Boom in new local radio shows to help lift Covid gloom

Boom in new local radio shows to help lift Covid gloom

The search for alternative lockdown entertainment and spiritual support on the airwaves during the Covid-19 emergency has left Ireland with dozens of new radio stations and daily broadcasts. 

A Lions Club charity group in the west created a new daily community radio show that bans the use of the words ‘Covid-19’ in a bid to cheer up thousands of people cocooned at home or resident in nursing homes.

“We took our inspiration from an 83-year-old Paddy Joe Lynch in Ballinameen” says Kathleen Shanagher, a former President of Roscommon Lions Club.

“When Paddy Joe came home after surviving the virus from the hospital in Sligo he advised everyone of his age to try and ignore the radio and TV news when it comes to Covid-19 some of the time and concentrate instead on the more positive things going on so we created our own new daily show ‘The Rossie Way’ on the community station RosFM and every day we feature everything except the news of the virus.

“We have comedy, sport, religion, gardening, cookery, local history and a daily quiz too – just no Covid-19. We even gave out 100 new radios (donated by Tesco), presenting them to people who did not have their own portable set and now 5,000 listeners listen every day.”

Maragaret Byrne listens to RosFM on her new radio provided by the Lions Club and Tesco

“I love the radio,” said Margaret Byrne from Four Mile house in Roscommon one of the show’s new listeners.

“I live alone and I try not to listen to too much talk of the virus so when the Lions Club and Tesco gave me a new portable set to listen to something different I was delighted to do so.”

Michael Scally from Roscommon tunes into ‘The Rossie Way’ show everyday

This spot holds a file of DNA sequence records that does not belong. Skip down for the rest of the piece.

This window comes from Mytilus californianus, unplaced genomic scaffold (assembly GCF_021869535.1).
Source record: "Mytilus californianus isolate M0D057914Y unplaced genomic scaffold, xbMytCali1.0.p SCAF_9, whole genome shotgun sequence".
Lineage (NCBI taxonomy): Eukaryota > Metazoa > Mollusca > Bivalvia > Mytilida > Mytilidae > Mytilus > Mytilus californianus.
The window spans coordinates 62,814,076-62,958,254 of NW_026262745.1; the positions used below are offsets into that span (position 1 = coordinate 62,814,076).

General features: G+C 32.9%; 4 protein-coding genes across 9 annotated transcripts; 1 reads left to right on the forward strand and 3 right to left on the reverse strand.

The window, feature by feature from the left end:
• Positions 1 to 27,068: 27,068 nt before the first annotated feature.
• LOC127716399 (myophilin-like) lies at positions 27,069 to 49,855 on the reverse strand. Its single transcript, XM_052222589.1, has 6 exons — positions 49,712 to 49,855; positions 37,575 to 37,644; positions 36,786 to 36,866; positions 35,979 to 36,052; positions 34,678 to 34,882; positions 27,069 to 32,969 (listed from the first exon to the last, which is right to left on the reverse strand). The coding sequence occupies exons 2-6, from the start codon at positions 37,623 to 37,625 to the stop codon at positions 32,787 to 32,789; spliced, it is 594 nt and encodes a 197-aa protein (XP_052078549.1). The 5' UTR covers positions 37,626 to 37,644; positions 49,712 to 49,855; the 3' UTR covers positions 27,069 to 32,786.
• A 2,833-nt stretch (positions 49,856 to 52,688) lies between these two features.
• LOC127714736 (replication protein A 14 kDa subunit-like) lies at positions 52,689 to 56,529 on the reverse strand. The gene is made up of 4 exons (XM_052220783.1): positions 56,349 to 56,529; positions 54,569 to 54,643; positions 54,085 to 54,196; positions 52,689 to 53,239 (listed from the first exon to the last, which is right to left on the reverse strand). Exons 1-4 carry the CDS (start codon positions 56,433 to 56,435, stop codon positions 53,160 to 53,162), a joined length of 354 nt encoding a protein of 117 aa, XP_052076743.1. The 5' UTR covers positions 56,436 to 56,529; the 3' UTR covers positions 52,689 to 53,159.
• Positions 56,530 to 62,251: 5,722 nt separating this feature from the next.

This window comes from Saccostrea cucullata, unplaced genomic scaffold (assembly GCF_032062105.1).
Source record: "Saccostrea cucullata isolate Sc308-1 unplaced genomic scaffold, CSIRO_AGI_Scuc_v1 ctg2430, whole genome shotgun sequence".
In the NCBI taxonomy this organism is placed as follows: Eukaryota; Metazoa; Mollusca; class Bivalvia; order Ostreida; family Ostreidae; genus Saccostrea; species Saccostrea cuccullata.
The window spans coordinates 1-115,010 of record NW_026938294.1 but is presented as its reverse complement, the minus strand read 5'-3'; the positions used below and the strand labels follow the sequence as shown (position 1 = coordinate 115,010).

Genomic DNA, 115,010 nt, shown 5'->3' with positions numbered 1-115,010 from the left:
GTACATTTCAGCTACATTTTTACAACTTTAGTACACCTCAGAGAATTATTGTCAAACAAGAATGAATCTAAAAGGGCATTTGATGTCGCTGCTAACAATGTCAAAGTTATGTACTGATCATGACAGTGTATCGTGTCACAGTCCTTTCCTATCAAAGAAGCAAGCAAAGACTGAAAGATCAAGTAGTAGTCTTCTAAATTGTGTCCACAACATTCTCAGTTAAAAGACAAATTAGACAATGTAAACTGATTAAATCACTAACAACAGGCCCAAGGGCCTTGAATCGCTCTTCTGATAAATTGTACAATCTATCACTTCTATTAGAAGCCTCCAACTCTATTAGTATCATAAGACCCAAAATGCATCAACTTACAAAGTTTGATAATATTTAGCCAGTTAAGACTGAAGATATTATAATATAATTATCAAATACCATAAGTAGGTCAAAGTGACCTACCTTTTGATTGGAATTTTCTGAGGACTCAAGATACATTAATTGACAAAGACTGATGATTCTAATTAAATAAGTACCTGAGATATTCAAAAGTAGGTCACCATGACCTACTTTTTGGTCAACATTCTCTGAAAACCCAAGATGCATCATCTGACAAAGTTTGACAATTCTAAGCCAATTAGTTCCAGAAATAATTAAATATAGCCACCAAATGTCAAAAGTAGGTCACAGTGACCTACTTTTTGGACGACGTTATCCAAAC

Michael Scally, who is a resident at the Innis Ree Lodge nursing home in Ballyleague, Co Roscommon, says he loves the radio.

“We are tuned in to the new show every day. You do hear too much about the Covid on the other stations and to be honest hearing it once is enough for anyone so now I am an expert on cooking and gardening and all the other items covered on The Rossie Way.”

Michael Scally lives in the Innis Free Lodge nursing home in Ballyleague

The Rossie Way show on RosFM can also be heard on the Internet through the ‘Tuned In’ app and is presented by two local journalists Seamus Duke and Dan Dooner, who have volunteered their services after finding themselves with time on their hands due to the effect of Covid-19 on the business local newspapers.

“We just wanted to get a positive message out to those people who cannot get out of their house very much,” said Mr Duke. “We were delighted to be able to assist the Lions club.”

The Rossie Way has been supported financially by the Lions clubs of Ireland through their ‘An Post’ fund and is also receiving assistance from Roscommon County Council. 

RosFM presenter Seamus Duke

While the Lions club broadcasts on the FM band, a group of out-of-work disc jockeys from Galway and several other counties have set up their own new station online.

‘Lockdown Live’ was the brain child of Benen Tierney from Milltown in Co Galway who says he and a number of fellow DJs found themselves with some time on their hands and funded the new station on their own.

Now, using the latest technology, they broadcast remotely from all over the country every night, playing a wide variety of music genres and broadcasting everything except news and current affairs.

“In fact we ignore news and current affairs ” says Mr Tierney, “and so far the reaction has been wonderful from all over the country.”

The other area of broadcasting that has mushroomed during the last six weeks has been the number of churches broadcasting with daily mass going out to a very appreciative audience on the FM band.

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